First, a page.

Disease stresses and cross-national variations in gender difference in pro-environmental behavior

[Speaker] Pong, Vivien:1
[Co-author] Chan, Hoi-wing:1, Tam, Kim-pong:1
1:Hong Kong University of Science and Technology (Hong Kong)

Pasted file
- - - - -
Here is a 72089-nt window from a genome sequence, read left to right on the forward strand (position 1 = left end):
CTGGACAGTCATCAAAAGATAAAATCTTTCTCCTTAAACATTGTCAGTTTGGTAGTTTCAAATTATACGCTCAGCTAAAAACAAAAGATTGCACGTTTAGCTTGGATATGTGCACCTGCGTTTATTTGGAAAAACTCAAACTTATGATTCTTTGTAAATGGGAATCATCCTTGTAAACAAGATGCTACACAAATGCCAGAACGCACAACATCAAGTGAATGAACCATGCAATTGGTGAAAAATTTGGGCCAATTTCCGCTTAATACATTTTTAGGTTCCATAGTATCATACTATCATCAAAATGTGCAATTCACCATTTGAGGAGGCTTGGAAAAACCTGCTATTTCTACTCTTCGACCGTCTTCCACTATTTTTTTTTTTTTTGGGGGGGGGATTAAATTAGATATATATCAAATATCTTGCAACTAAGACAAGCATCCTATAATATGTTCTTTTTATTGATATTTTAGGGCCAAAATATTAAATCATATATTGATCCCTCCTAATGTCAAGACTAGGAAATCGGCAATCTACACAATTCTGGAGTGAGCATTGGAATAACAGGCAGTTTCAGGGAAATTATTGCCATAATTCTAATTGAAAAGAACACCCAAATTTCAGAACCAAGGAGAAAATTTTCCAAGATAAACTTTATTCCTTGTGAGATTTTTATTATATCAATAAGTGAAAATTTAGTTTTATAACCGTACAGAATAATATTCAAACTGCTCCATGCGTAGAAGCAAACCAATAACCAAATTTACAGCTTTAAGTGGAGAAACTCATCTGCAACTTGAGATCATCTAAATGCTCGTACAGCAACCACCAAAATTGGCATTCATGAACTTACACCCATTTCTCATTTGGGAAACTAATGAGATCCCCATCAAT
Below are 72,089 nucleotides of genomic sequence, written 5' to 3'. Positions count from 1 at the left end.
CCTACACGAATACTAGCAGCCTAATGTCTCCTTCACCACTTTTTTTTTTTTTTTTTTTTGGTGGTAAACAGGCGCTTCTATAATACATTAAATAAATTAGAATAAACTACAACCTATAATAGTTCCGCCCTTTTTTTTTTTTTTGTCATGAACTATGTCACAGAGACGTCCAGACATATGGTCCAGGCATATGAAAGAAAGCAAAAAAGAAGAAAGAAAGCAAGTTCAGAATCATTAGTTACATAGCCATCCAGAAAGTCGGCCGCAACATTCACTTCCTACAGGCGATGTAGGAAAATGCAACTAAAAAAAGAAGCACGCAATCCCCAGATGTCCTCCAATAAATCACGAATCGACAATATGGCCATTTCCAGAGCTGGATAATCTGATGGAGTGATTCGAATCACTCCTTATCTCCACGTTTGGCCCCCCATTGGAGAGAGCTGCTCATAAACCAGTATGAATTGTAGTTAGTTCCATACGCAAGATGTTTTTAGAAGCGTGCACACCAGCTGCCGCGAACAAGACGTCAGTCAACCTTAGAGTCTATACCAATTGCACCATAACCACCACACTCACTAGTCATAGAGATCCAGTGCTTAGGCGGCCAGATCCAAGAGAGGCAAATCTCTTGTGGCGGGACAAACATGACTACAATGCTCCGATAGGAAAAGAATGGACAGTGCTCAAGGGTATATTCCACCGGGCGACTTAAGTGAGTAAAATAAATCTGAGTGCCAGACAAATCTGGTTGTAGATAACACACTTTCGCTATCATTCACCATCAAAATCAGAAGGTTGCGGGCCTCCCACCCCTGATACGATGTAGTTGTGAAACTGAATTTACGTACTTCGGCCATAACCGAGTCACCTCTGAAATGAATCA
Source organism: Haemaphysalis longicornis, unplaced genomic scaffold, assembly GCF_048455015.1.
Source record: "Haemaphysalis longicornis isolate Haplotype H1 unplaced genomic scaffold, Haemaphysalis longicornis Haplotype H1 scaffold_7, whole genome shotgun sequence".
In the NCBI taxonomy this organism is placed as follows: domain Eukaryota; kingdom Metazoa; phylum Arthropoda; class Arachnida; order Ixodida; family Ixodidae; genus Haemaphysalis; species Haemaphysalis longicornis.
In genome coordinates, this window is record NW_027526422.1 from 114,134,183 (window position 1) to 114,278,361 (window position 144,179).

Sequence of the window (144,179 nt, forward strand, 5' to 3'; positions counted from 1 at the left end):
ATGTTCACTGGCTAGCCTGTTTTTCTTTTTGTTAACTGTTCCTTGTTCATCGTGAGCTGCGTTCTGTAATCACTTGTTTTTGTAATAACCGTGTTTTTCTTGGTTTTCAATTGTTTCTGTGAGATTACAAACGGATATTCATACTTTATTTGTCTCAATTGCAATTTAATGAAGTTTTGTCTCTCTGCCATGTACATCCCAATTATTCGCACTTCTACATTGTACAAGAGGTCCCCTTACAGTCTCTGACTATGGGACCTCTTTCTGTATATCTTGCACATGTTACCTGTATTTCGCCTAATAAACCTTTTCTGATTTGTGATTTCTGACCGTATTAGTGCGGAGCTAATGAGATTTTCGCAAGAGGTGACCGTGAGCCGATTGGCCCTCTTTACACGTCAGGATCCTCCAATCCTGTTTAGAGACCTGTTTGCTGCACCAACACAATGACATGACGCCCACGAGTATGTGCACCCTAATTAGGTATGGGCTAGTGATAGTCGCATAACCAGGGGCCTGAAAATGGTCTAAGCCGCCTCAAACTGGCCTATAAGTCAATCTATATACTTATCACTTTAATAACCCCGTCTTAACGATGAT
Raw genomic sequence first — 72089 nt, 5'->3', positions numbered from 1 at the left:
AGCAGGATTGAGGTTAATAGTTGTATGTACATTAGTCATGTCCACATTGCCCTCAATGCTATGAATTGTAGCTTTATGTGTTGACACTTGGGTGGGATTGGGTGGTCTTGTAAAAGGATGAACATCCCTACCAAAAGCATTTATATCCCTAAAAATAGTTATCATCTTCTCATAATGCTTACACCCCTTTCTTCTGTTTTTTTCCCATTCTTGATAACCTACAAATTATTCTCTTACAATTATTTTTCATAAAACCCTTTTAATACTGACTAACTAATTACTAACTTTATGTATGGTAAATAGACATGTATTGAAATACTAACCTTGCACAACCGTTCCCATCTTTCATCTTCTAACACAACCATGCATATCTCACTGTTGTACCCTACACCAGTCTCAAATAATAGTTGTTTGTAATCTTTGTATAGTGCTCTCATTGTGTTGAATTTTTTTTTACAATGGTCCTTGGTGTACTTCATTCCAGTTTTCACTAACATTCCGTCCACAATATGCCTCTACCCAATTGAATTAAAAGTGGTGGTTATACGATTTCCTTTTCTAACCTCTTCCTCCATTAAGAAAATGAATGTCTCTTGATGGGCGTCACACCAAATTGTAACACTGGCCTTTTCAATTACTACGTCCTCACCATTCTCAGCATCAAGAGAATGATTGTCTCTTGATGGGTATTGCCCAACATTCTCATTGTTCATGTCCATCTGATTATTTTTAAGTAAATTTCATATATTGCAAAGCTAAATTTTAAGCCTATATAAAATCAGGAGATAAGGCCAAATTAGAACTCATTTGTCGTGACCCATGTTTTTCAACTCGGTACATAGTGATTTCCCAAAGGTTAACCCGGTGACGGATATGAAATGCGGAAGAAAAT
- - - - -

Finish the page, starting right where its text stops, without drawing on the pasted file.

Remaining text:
Infectious diseases in a region create threats to personal safety and lead to restrictive social institution to protect the survival of the members in the region. Such institution reinforces norms and limits value expression. As a result, behaviors tend to have less variation within the region regardless of the social group to which one belongs. This framework could be applied to understanding cross-national gender differences in pro-environmental behavior. We proposed that the presence of disease stress in a country leads to a smaller gender difference in performing private pro-environmental behavior. With two international survey datasets (ISSP, 2010 and Voice of the People, 2007), we found the expected pattern where the gender difference is smaller in countries that face a higher level of disease stress. We suggest that ecological environment and contextual stresses should be considered as a source of influence in intergroup differences on various issues.
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